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Yet another blown call that could have been easily corrected by replay (Video)

Kevin Kaduk
Big League Stew

If every bad postseason call and the ensuing outcry counts as a move toward the logical adoption of instant replay then the good news is that we made some progress this weekend.

The bad news is that yet another postseason game had to be unnecessarily marred by baseball's slow crawl to reason. One night after a wrong call at first base killed an early Yankees rally in Game 1, second base umpire Jeff Nelson booted a much easier call in Sunday's Game 2. Nelson's error in judgment — he ruled Omar Infante safe in the eighth inning when Robinson Cano had clearly tagged him as he scrambled to get back to the bag — unnecessarily extended the inning and allowed the Tigers to add an extra two runs in a 3-0 win at Yankee Stadium.

Though the impotent Yankees offense couldn't turn the call into a full-blown controversy by managing to score a run in their final two turns at the plate, it was the first order of business in the press conference for Yankees manager Joe Girardi (who was thrown out of the game for arguing the call). Resident MLB wonk Joe Torre was even summoned to the interview room, where he passed along the news that Nelson admitted to getting the call wrong.

[Related: Yankees try to disguise empty seats at ALCS by moving fans]

Here's what Girardi had to say about the call after the game (via ASAP Sports):

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(Getty Images)

"It's frustrating.  I don't have a problem with Jeff's effort, I don't, because he hustled to get to the play.  But in this day and age when we have instant replay available to us, it's got to change.  These guys are under tremendous amounts of pressure.  It is a tough call for him because the tag is underneath and it's hard for him to see.  And it takes more time to argue and get upset than you get the call right.  Too much is at stake.  We play 235 days to get to this point, and two calls go against us.  We lose it by one run last night.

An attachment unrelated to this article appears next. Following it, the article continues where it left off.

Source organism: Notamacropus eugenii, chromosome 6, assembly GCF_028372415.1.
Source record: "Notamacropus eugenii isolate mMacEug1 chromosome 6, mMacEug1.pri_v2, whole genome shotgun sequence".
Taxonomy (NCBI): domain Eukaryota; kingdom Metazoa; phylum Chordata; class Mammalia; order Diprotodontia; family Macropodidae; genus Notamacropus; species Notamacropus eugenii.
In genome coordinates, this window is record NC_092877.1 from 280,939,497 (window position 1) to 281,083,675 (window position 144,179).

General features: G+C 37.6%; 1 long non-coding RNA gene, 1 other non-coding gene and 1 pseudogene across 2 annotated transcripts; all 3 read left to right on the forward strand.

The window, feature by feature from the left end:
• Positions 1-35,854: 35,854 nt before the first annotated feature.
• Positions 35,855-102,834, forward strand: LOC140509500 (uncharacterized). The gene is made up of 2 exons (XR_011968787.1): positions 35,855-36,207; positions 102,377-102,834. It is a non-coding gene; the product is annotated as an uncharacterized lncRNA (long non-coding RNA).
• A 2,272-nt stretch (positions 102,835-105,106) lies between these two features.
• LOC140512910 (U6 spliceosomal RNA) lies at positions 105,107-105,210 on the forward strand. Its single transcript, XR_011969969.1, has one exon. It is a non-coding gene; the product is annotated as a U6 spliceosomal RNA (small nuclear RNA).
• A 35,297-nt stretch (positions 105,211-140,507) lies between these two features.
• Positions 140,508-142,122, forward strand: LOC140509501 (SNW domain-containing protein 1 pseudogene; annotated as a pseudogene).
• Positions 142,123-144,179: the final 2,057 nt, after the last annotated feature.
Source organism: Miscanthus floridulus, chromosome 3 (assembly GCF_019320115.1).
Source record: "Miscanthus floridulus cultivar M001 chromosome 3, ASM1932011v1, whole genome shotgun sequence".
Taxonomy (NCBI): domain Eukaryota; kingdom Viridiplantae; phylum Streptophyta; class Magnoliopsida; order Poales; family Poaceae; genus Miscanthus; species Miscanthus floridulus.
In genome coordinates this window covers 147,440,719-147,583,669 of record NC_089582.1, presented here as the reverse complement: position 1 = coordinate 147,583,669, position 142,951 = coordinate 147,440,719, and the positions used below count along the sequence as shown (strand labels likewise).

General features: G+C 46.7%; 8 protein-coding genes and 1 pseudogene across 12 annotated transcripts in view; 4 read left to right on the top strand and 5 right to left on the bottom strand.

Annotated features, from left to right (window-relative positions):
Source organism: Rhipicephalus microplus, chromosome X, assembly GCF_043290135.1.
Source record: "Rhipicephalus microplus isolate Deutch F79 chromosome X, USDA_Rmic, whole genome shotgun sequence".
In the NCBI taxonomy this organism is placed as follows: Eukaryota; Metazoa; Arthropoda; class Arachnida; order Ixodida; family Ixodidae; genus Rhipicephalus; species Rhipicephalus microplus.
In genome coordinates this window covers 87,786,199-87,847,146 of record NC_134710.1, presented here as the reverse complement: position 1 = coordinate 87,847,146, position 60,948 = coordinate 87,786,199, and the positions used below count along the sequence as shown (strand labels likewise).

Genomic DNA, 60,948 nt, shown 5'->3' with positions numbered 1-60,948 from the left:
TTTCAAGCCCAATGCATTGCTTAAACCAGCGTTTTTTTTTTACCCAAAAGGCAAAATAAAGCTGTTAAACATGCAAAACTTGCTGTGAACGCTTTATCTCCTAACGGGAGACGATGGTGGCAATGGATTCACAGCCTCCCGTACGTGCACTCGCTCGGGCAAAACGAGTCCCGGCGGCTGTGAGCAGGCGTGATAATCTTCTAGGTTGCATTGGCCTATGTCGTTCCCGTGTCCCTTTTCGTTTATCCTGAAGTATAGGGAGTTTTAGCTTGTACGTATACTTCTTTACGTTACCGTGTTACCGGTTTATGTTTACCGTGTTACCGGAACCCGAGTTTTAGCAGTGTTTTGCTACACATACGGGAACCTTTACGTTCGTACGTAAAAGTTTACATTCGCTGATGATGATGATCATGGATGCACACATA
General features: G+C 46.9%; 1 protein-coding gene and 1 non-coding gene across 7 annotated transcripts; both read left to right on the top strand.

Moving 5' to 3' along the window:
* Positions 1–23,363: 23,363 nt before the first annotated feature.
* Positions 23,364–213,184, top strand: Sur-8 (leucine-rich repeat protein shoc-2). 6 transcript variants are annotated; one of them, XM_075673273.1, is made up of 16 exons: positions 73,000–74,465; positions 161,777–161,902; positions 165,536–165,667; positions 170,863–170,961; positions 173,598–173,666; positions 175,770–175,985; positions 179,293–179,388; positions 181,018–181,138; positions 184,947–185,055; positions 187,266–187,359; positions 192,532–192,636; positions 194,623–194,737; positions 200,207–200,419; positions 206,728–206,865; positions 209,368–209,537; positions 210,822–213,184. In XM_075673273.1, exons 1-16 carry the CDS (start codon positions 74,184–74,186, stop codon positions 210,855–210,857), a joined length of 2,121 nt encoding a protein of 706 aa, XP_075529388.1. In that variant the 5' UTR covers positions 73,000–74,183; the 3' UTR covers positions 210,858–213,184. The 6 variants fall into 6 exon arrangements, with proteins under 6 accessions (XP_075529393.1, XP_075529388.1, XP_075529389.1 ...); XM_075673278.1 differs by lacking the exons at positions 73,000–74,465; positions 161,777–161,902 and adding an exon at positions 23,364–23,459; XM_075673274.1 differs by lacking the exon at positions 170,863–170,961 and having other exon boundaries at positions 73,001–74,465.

"And I'm not saying if Robby Cano is safe last night that it changes the game.  The outcome may be the same, but I like to take my chances.  There is more pressure on the pitchers when it is 1‑0 in the eighth inning and your club is hitting than 3‑0.  I would like to take my chances."

As I wrote after the blown call on Cano at first base on Saturday night, there aren't many non-Yankees fans who are going to cry over the pinstripes having a break go against them. But maybe there should be because I'm of the belief that Bud Selig will never be pressured into action until it clearly costs the Yankees a postseason win and the New York media unleashes its hounds on the commissioner. What's some temporary sympathy for the Yankees when it means fixing baseball's most glaring weakness?

Still, it's ludicrous that baseball isn't close to implementing a review system, even if it's just a guy in the pressbox with a box of popcorn and his own television. Allowing these bad calls to stand is bad for the game, no matter who they're going against.

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